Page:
Two hundred milligrams of the various diets were accurately weighed into 100 ml calibrated glass syringes (Fortuna Optima, Germany). The syringes were pre-warmed (39°C) prior to the dispensing of 30 ml of buffered rumen liquor into each one. The syringes were incubated in water bath at 39±0.5°C for 24 h. Three blanks containing only 30 ml of buffered rumen fluid were included to correct gas production values for the gas released from endogenous substrates. The corrected gas values (net gas) were used for calculation of partitioning factor and microbial biomass production. After 24 hr incubation, fermentation was arrested by chilling the syringes to 4°C, and the quantities of fermentation products were determined in each syringe. The total and net gas values were recorded and a suitable aliquot of gas was withdrawn from the tip of the incubation syringes using gas tight syringe. Thereafter, the syringe contents were transferred to centrifuge tubes and were centrifuged at 1600 g for 10 min and an aliquot of supernatant was acidified with equal volume of 0.5 M HCl for measuring ammonia nitrogen (N) and kept at -20°C. Another aliquot of supernatant (4 ml) was added to 25% m-phosphoric acid (2 ml), kept overnight at 4°C and centrifuged at 1600 g for 15 min and supernatant was stored at minus 20°C for volatile fatty acids (VFA) analysis. The pellets were transferred to spoutless beakers (500 ml) by dissolving with 70 ml of neutral detergent solution. Beakers were kept on heater and refluxed at 100°C for 1 hr from when the boiling started. The contents in the beakers were filtered under vacuum through pre-weighed sintered (G1) crucibles and washed with hot water. The crucibles containing residue was oven dried (65°C for 48 hr), weighed and the dried residue was ashed at 550°C.
Measurement of In vitro Parameters
Feed samples were analyzed for proximate principles (AOAC, 2005) and fiber fractions (Van Soest et al. 1991). The gas production was recorded at 24 hr of incubation. Methane analyzed with Gas Chromatograph (GC) (Nucon 5700, India) fitted with stainless steel column packed with Porapak-N and Flame Ionization Detector (FID). The temperature of injector, column and detector was 40º, 50º and 100oC, respectively. The flow rate of carrier gas (nitrogen), air and fuel gas (IOLAR grade hydrogen) through the column was 30, 300 and 30 ml/min. Gas sample (2 ml) from the syringe (5 ml) was injected into the GC through injection port. The standard gas used for methane estimation (Spantech House, Surrey, England) composed of 50% methane and 50% CO2. For the estimation of ammonia nitrogen concentration (Raab et al., 1983), acidified supernatant (5 ml) was mixed with 10 ml of NaOH (1 N) and immediately steam distilled using KEL PLUS – N analyser (Pelican, India). The ammonia evolved was collected in boric acid solution (20% w/v) having mixed indicator and titrated against N/100 sulfuric acid.Individual VFA (acetate, propionate and butyrate) in the samples were determined using GC with FID and stainless steel column, packed with chromosorb 101 mesh 80–100 (length 1.5 m, o.d 3.175 mm and i.d. 2 mm). Analytical conditions for fractionation of VFA were as follows: injection port temperature, 210°C; column temperature, 180°C and detector temperature, 230°C. The flow rate of carrier gas (nitrogen) was 40 ml/min. In vitro digestible DM (IVDMD) and truly digestible OM (TDOM) were calculated from the disappearances of DM and OM. Partitioning factor (PF) and microbial biomass production (MBP) were calculated based on truly degraded organic matter (TDOM) as described by Blummel et al. (1999) and Blummel et al. (2005).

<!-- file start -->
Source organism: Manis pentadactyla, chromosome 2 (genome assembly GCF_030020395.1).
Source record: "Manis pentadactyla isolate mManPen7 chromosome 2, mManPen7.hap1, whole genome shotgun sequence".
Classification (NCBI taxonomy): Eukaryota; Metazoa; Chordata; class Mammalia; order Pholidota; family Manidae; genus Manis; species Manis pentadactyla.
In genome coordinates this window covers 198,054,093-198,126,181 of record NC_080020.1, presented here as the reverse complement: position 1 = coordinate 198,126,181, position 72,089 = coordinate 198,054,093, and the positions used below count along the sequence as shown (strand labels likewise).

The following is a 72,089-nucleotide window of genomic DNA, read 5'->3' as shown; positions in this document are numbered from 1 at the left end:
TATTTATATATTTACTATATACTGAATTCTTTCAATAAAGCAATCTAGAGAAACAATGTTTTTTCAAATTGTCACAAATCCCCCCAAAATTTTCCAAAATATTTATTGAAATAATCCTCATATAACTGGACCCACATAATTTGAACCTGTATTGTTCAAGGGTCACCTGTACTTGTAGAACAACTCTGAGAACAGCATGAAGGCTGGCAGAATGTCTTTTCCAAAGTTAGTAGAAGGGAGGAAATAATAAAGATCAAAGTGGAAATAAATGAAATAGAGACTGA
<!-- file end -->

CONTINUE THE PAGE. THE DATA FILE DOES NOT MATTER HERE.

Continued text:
The data obtained in this study were subjected to one way analysis of variance using statistical analysis systems statistical software package version 8.2 (SAS Institute, Cary, NC, USA).The differences between the means were tested for significance at 5 % level (P<0.05) according to DMRT (Duncan, 1955).
In vitro total gas production in (ml/g DM) at 24 h incubation was (P=0.024) highest in LFD and lowest in U-HFD with HFD and U-LFD having statistically similar values (Table 3). Methane expressed as (ml/100 mg DDM) was (P=0.016) lowest in U-LFD and higher in HFD, LFD while U-HFD was comparable to U-LFD, LFD and HFD. The IVDMD (%) and TOMD (%) were (P=0.001) higher in LFD and U-LFD while lower in HFD and U-HFD. The MBP (mg) recorded highest (P=0.043) in U-LFD and lowest in HFD. The ammonia nitrogen levels showed a linear (P=0.001) trend (HFD<U-HFD<LFD<U-LFD) in the diets. Propionate (mM/L) levels were higher (P= 0.014) in U-LFD, U-HFD and LFD with lowest in HFD while butyrate was lower (P=0.001) in U-LFD and LFD while higher in HFD and U-HFD diets. The acetate to propionate ratio (A/P ratio) was lowest in UMS based U-LFD and U-HFD diets while higher value was observed in HFD the LFD had statistically similar value comparable to the rest of the three diets (Table 4).
Table 3: In vitro gas and methane production, digestibility, PF and MBP in MS and UMS based diets incubated for 24h
|Total gas (ml/g DM)||185.52ab||173.51a||211.67b||200.63ab||5.33||0.024|
|CH4 (ml/24 h)||9.26||8.8||11.12||8.98||0.34||0.029|
|CH4 (ml/100mg DDM)||9.16b||8.12ab||8.59b||6.70a||0.33||0.016|